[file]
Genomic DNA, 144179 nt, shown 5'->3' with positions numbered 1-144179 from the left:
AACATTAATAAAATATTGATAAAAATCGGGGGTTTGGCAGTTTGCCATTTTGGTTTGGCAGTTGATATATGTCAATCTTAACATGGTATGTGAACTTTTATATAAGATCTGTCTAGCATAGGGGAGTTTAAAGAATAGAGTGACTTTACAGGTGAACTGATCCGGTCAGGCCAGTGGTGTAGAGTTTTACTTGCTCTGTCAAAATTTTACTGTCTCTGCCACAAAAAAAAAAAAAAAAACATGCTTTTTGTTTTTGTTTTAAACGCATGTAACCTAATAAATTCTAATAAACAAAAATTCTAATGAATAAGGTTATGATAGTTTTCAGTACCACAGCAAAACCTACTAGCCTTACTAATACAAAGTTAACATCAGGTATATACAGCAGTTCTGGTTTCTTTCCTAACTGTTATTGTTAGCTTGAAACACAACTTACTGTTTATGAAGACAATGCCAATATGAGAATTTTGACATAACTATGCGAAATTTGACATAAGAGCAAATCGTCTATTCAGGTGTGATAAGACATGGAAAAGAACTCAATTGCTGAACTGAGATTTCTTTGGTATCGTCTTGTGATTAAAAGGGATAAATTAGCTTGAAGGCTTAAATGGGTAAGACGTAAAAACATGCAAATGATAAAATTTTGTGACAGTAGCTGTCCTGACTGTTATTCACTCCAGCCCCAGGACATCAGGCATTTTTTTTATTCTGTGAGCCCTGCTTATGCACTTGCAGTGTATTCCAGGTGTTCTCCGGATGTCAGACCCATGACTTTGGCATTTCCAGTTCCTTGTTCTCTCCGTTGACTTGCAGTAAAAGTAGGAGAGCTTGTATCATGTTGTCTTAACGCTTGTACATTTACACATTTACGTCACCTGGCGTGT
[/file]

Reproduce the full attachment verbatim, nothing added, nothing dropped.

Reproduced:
Genomic DNA, 144179 nt, shown 5'->3' with positions numbered 1-144179 from the left:
AACATTAATAAAATATTGATAAAAATCGGGGGTTTGGCAGTTTGCCATTTTGGTTTGGCAGTTGATATATGTCAATCTTAACATGGTATGTGAACTTTTATATAAGATCTGTCTAGCATAGGGGAGTTTAAAGAATAGAGTGACTTTACAGGTGAACTGATCCGGTCAGGCCAGTGGTGTAGAGTTTTACTTGCTCTGTCAAAATTTTACTGTCTCTGCCACAAAAAAAAAAAAAAAAACATGCTTTTTGTTTTTGTTTTAAACGCATGTAACCTAATAAATTCTAATAAACAAAAATTCTAATGAATAAGGTTATGATAGTTTTCAGTACCACAGCAAAACCTACTAGCCTTACTAATACAAAGTTAACATCAGGTATATACAGCAGTTCTGGTTTCTTTCCTAACTGTTATTGTTAGCTTGAAACACAACTTACTGTTTATGAAGACAATGCCAATATGAGAATTTTGACATAACTATGCGAAATTTGACATAAGAGCAAATCGTCTATTCAGGTGTGATAAGACATGGAAAAGAACTCAATTGCTGAACTGAGATTTCTTTGGTATCGTCTTGTGATTAAAAGGGATAAATTAGCTTGAAGGCTTAAATGGGTAAGACGTAAAAACATGCAAATGATAAAATTTTGTGACAGTAGCTGTCCTGACTGTTATTCACTCCAGCCCCAGGACATCAGGCATTTTTTTTATTCTGTGAGCCCTGCTTATGCACTTGCAGTGTATTCCAGGTGTTCTCCGGATGTCAGACCCATGACTTTGGCATTTCCAGTTCCTTGTTCTCTCCGTTGACTTGCAGTAAAAGTAGGAGAGCTTGTATCATGTTGTCTTAACGCTTGTACATTTACACATTTACGTCACCTGGCGTGT